OWASSO, Oklahoma - With storm season here, severe weather safety should be on all our minds. A local church is the first in Oklahoma to take part in a pilot program designed to keep people safe.

Sometimes businesses have shelters, and a lot of people are getting them for their homes. But it's not often you see shelters at churches, but an Owasso church hopes that changes.

Just off 145th East Avenue in Owasso, Silver Creek Church of the Nazarene has a new addition.

There's still a little bit of landscaping to do, but the church now has several new underground storm shelters.

Church Pastor, Nathan Burns said, "We have the space let's do it."

Nazarene disaster response teams have helped in the aftermath of disasters all over the world, including the Moore and Joplin tornados.

"We respond after, quite often after the tragedy happens," said Burns. "But what can we do in a measure of prevention."

That's the question that led the Nazarene Church's Oklahoma districts to come up with a pilot program to provide grant money to put shelters outside churches. Silver Creek is the first to get them.

"Our decision to do this is based upon our concern for the community, and to give people a safe place to go in case of severe weather," Burns said.

The $11,000 grant paid for three shelters, and they're not just for church members. They'll be open for people in nearby neighborhoods or those who happen to be driving by when the weather is tornadic.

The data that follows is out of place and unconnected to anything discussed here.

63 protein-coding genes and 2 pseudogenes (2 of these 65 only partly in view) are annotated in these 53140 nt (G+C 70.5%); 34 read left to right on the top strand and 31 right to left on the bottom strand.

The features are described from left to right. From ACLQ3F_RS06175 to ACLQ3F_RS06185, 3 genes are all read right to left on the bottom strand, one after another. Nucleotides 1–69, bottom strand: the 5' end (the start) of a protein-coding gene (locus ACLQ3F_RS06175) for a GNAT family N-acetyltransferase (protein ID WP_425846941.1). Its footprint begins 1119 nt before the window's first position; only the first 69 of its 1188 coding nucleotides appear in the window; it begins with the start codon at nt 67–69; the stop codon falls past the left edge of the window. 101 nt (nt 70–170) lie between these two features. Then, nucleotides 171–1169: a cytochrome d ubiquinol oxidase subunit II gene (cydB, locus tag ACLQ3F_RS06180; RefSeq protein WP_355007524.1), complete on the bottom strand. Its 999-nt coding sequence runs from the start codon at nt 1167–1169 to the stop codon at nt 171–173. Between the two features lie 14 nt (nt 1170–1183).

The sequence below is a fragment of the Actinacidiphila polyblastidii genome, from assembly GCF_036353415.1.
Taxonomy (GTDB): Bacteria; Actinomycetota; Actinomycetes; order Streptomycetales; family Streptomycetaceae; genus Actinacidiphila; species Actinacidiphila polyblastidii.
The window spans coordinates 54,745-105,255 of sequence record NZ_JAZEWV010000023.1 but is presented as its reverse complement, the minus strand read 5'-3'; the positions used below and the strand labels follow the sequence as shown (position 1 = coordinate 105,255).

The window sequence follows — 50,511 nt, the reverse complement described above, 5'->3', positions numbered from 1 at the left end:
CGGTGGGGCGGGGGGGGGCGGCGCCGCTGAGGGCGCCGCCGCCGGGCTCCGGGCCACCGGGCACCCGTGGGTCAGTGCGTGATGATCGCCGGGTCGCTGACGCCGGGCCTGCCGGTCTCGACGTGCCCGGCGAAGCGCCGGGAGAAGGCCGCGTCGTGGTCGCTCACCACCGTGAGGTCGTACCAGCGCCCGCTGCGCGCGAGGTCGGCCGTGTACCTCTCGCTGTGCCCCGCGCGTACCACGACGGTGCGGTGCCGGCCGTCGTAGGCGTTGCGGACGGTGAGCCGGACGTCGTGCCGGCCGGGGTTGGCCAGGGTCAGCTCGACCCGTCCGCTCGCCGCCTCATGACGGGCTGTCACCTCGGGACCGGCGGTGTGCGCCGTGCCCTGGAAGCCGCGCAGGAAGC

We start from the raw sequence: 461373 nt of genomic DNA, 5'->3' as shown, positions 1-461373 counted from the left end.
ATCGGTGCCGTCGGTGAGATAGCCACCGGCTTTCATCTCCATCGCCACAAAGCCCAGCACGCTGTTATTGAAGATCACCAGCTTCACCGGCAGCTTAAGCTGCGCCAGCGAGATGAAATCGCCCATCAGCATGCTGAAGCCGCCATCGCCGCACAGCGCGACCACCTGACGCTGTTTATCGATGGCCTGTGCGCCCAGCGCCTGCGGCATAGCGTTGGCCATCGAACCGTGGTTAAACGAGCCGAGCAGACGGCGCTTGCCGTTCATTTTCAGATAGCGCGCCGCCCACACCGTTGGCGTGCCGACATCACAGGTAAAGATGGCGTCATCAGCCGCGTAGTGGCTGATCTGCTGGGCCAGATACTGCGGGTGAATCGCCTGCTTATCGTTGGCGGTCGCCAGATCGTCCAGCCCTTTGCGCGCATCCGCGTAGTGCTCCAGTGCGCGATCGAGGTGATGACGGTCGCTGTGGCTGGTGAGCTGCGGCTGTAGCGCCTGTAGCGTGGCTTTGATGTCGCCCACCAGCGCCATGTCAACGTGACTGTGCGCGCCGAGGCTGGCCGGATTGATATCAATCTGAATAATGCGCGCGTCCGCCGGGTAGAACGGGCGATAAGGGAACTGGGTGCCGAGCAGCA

"We just thought we could put some storm shelters in our own property, and give an opportunity to give the community a safe place in case they were out, in case they needed a place to go underground," said Burns.

Each one of the tornado shelters is designed to hold up to 25 people. They'll be crammed inside of here, but when a major tornado is bearing down, personal space doesn't mean as much.

Burns survived an EF-5 tornado in his Ohio hometown when he was six years old. So he's thrilled to provide protection for people in Owasso and to be a part of a pilot program he hopes will expand.

"Our hope would be that other local churches, even beyond the church of the Nazarene, to find it a positive way to impact the community," Burns said.

The shelters will be open during severe weather situations, but locked and secured when the weather isn't severe.